Skeletons recovered recently from a historic burial site in Southwark, on the south bank of the Thames in London, to the expressed “surprise” of archaeologists, remind us once again of some of the great truths of history and heritage, and very early globalisation.
We have long known that “migrants” from the lands that are now those of Bangladesh will, undoubtedly, have comprised a large proportion of the arrivals in Europe, following the late 15th century arrival of the European Portuguese.
That the origins of many such migrants can be found in the Himalayan territories and beyond is without doubt.
The rapid advance over the ensuing century or so, of British presence in the area, no doubt increased, considerably, the flow of such migrants into Britain. Every ship arriving in the important lands around the delta of the Ganges, Brahmaputra, and Meghna will have required to either recruit, or even acquire, local replacements for the crew numbers lost to sickness, on board accidents, or even desertion during the outward voyage or on arrival in the lands from which, already, small fortunes were being made.
The very fact that a charity was set up towards the end of the 18th century, for indigent former mariners stranded in Britain, or that earlier, an Act of Parliament called for at least 75% of the crew of naval or trading vessels to comprise British mariners, speak volumes for the proliferation of early, even involuntary, migration.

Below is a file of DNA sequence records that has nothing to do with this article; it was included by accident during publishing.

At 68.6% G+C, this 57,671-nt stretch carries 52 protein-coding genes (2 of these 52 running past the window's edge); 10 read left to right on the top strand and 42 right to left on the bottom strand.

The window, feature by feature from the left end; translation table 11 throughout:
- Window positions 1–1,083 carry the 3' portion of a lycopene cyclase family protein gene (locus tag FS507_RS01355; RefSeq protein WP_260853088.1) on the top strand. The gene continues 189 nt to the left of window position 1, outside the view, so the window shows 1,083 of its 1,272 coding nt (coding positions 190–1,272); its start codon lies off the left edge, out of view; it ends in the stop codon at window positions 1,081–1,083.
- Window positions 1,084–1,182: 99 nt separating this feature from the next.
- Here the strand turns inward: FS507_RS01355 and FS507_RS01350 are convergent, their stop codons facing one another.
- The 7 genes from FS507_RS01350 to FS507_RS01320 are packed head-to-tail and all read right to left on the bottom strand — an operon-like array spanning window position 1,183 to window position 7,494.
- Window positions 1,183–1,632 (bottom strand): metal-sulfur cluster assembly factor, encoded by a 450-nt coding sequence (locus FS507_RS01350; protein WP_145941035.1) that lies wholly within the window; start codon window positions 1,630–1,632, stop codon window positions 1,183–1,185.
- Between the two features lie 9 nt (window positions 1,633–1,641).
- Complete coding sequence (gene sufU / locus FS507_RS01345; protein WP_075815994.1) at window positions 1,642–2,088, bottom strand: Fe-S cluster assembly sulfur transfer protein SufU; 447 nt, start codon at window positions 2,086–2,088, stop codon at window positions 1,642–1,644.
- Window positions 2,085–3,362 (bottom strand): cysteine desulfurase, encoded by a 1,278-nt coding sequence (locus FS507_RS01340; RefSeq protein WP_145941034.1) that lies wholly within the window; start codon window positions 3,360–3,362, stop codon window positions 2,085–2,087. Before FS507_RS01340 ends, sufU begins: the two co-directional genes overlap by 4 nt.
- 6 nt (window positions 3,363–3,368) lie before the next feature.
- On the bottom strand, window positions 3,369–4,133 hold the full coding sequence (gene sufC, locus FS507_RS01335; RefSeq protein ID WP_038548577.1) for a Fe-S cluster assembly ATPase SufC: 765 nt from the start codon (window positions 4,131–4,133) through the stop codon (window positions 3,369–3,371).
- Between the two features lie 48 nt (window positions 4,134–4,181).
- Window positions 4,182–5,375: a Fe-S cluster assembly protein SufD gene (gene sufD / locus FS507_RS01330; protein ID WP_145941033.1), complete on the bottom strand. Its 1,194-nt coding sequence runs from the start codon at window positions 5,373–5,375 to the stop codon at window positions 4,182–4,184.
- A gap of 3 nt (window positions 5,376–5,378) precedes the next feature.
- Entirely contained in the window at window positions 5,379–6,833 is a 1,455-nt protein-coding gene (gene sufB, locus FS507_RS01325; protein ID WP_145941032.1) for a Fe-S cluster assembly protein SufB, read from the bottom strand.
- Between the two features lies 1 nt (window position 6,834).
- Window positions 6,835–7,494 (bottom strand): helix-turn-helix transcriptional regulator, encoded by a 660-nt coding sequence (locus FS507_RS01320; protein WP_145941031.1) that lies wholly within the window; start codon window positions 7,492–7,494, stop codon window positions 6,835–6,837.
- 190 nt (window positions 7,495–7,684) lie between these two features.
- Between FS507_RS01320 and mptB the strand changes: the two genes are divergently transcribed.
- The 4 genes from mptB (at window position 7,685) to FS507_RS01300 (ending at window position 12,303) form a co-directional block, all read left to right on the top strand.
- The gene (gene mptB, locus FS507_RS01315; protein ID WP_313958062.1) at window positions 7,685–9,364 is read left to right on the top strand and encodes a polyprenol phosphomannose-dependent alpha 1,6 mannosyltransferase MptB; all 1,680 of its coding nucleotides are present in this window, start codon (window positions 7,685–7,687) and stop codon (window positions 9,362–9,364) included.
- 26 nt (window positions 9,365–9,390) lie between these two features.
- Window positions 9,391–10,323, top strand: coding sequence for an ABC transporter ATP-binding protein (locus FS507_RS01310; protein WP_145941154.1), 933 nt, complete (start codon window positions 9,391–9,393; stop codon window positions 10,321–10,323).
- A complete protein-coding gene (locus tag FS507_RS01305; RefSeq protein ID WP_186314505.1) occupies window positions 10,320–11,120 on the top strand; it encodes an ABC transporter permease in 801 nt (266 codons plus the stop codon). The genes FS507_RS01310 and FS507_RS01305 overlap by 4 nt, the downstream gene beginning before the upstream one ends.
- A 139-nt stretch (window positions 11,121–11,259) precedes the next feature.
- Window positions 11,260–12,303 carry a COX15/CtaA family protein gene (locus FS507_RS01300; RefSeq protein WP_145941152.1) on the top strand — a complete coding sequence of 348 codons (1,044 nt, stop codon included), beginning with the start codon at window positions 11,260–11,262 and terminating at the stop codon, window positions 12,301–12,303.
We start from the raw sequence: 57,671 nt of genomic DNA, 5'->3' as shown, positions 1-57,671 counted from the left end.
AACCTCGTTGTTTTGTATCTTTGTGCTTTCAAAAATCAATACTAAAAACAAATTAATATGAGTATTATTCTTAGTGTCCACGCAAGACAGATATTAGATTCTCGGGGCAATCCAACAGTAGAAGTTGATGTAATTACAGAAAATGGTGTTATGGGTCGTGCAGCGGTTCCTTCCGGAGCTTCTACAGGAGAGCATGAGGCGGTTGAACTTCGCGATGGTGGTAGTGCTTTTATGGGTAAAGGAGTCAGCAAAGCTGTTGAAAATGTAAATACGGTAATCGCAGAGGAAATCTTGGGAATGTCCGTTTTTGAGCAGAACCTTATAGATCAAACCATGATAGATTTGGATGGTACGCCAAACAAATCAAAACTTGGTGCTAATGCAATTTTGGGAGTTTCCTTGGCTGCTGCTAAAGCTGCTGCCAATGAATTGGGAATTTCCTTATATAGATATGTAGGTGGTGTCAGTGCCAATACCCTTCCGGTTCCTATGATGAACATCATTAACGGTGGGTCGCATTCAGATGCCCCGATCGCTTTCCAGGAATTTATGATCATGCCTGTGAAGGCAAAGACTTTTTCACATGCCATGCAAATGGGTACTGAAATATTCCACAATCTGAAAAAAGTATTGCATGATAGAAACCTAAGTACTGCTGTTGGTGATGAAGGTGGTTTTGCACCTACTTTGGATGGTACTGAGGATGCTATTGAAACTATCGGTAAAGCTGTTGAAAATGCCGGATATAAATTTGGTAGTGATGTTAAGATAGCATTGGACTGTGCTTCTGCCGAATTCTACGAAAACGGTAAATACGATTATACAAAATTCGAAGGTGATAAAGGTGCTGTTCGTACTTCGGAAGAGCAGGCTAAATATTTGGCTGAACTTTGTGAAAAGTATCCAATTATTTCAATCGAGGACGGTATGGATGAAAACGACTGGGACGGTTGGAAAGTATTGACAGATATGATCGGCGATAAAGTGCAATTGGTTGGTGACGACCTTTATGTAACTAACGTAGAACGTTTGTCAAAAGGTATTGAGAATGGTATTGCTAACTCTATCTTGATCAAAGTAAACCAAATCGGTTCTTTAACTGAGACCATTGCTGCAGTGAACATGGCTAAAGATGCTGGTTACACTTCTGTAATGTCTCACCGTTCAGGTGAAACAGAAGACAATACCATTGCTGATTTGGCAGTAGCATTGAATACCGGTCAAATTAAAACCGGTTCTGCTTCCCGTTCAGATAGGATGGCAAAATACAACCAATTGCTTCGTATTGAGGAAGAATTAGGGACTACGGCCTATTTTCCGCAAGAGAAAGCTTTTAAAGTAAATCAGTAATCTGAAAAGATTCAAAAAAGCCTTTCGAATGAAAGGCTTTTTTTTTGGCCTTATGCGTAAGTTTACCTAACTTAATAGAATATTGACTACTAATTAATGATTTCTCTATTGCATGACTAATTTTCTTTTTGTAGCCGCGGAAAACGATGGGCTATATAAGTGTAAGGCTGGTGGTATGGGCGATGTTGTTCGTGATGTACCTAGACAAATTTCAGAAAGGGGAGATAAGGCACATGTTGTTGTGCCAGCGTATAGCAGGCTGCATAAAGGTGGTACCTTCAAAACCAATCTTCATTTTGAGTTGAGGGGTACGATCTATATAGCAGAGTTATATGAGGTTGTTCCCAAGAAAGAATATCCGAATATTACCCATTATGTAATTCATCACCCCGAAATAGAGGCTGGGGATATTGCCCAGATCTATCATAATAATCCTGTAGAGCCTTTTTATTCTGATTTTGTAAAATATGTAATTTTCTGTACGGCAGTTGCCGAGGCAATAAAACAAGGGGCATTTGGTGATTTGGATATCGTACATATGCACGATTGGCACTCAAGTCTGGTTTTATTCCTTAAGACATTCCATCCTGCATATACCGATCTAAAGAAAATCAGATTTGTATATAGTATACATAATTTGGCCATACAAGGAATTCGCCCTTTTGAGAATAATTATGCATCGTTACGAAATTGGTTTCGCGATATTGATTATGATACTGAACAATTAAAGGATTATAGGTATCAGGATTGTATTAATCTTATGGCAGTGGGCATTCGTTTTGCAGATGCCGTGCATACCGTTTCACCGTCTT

These two skeletons, however, recovered from a Roman burial ground, dating from second to fourth century AD, are judged by specialists to have originated from China.
We know that the two of the greatest Empires of that period, Roman and Chinese, were both aware of each other, and had been trading with each other already for centuries.
We have no idea whether these two people were merchants, travellers, adventurers, or even, quite possibly, slaves; but what we are entitled to consider is the route by which they reached Roman London, ending their days in what was to become, over centuries, the slums of the south bank. Perhaps crews recruited in the lands that are now Bangladesh arrived, eventually, in England, even so early in time?
The heritage world of the western nations continue their love affair with the famous Silk Road -- in fact, a name created in the second half of the 19th century by Baron von Richthofen to describe the trading routes that spanned the entire breadth of Asia.
It was, overland, a journey breathlessly described by one commentator as a 5,000-mile journey between two great Empires: “Of imposing mountain ranges, barren deserts, and exposed steppe grasslands.”
Not to mention ice coverings, hostile and barbaric chieftainships, and grasping empires.
Somehow, the ancient, historic view that “water was the highway of the ancient world,” seems to have escaped the attention of such commentators.
Did early traders, in fact, make such a difficult and tortuous expedition, or was the preferred route one of water?